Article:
# Integration Using The Substitution Rule

TLDRThe substitution rule is introduced as a technique to simplify complicated integrals by representing portions of the integral as a variable. For the rule to apply, the integral must be in the form f(g(x)) * g'(x)dx. To apply: replace g(x) with u so g'(x)dx becomes du; integrate f(u)du which is now simpler; then substitute u back to original form. Examples show applying substitution rule to simplify integrals with trig functions or roots inside. Substitution rule works like chain rule in reverse to ignore inner pieces during integration, though it doesn't always apply like chain rule does. Recognizing when substitution can simplify is key.

###### Takeaways

- 📚 The substitution rule is a technique used in integration to simplify complex integrands by replacing a portion of them with a single variable, typically denoted as 'u'.
- 📈 Integrating simple polynomials is straightforward, akin to taking derivatives, but not all integrations follow a simple, rigid algorithm.
- 🔧 The substitution rule is useful when direct integration methods are not applicable due to the complexity of the integrand.
- 📖 By substituting a part of the integrand (e.g., 'x squared plus one') with 'u', the integration process becomes simpler, as 'cosine of u' can be integrated more easily than 'cosine of (x squared plus one)'.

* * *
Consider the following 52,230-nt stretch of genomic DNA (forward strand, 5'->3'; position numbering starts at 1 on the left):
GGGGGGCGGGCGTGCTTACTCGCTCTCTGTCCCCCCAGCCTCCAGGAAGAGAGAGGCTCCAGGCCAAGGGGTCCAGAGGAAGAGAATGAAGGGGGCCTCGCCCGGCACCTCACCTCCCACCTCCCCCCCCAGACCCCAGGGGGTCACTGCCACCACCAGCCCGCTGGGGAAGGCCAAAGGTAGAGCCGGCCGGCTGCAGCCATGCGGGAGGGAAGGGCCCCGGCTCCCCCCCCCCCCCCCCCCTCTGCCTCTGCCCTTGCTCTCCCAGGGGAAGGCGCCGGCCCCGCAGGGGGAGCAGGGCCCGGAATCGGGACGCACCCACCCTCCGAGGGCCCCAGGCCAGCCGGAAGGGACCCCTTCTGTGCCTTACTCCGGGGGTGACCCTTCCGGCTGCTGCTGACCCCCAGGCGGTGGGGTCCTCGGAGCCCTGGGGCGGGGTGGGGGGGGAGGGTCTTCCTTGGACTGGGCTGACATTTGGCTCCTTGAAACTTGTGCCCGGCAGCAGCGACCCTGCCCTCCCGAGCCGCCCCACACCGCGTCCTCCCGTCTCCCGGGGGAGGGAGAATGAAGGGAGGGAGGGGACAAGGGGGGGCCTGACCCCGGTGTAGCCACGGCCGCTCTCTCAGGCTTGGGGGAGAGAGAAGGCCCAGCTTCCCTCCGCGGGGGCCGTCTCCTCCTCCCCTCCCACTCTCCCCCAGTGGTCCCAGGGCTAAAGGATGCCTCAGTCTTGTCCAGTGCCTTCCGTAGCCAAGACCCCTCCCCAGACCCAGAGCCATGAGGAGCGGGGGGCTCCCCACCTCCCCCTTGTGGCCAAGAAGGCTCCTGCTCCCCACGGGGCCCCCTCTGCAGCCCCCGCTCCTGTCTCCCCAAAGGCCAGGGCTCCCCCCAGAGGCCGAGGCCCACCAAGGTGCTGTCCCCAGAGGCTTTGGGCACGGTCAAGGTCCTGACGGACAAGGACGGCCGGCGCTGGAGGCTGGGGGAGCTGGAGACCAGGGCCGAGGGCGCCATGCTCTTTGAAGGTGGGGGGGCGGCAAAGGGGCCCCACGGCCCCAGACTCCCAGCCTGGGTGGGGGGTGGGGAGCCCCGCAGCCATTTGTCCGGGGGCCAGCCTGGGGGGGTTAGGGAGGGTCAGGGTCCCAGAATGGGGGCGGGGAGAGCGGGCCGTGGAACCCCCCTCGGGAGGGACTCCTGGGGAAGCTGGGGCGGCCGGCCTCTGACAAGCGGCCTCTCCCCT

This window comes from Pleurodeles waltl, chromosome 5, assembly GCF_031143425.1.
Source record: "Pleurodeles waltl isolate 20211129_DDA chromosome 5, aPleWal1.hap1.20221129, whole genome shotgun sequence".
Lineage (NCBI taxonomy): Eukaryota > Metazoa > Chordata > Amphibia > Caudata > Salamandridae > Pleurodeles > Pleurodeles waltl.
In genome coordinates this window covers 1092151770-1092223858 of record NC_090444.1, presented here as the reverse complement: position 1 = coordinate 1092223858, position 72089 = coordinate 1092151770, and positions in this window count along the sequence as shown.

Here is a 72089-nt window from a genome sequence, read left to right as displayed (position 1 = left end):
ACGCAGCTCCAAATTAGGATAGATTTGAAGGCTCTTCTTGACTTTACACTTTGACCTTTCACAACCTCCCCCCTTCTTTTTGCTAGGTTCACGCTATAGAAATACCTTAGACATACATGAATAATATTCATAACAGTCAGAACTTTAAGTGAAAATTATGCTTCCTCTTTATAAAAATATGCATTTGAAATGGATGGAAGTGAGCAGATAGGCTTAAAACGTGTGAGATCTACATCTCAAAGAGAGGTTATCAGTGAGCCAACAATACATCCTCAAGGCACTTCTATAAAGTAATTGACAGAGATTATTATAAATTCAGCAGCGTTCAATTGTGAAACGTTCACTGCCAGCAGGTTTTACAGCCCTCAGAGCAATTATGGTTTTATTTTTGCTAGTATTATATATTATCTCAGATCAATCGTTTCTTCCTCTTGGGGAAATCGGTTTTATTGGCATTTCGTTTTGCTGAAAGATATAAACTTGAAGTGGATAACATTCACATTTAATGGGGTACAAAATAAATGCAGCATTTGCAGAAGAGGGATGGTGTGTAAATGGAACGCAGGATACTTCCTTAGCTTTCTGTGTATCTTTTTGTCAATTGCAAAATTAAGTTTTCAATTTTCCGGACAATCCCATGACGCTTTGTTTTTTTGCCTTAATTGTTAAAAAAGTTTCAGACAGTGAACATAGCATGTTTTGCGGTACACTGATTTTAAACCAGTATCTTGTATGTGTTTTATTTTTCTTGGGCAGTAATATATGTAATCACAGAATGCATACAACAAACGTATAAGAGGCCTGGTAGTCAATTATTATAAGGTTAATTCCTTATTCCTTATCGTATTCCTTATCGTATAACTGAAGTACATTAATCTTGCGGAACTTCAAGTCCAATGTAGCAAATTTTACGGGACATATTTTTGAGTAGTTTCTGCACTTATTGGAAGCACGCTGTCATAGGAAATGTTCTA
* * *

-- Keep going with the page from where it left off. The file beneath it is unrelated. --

- 📃 To apply the substitution rule, it's necessary to express the differential 'dx' in terms of 'du', aligning with the substitution made in the integrand.
- 📊 The derivative of the function inside the substitution (e.g., 'x squared plus one') is used to find 'du', which replaces 'dx' in the integral.
- 📝 Integrating with the substitution rule might involve algebraic manipulation, such as adjusting coefficients to match the differential 'du' with the integrand.
- 📉 The substitution rule can be thought of as the reverse of the chain rule, symbolizing a portion of the function with a single variable to simplify integration.
- 📱 This technique does not always work; it's effective when the integrand is in the form 'f of g of x times g prime of x', allowing for the substitution to simplify integration.
- 🔬 Examples in the script illustrate how to apply the substitution rule in different scenarios, including integrating functions with trigonometric expressions and polynomials.

###### Q & A

### What is the substitution rule in integration?

-The substitution rule allows us to take a complicated integrand and simplify it by representing some portion of it with the variable u.

### When can we apply the substitution rule?

-We can apply the substitution rule when the integrand is in the form f(g(x)) * g'(x) dx. In this case we can let u = g(x) and du = g'(x) dx.

### How does the substitution rule relate to the chain rule?

-The substitution rule can be thought of as the reverse of the chain rule. With the chain rule we break down a composite function into inner and outer functions. With substitution we symbolize part of the function to simplify integration.

### Why do we sometimes need to manipulate dx algebraically when applying substitution?

-We may need to manipulate dx to change it to du so that the differential agrees with the new integrand in terms of u. We will justify this manipulation later in the series.

### When integrating tangent x dx, why did we choose cosine x as our u?

-Tangent is sine over cosine. Knowing the derivative of cosine is negative sine, substituting u = cosine x and du = -sine x dx allowed us to simplify the integrand into a form we could integrate.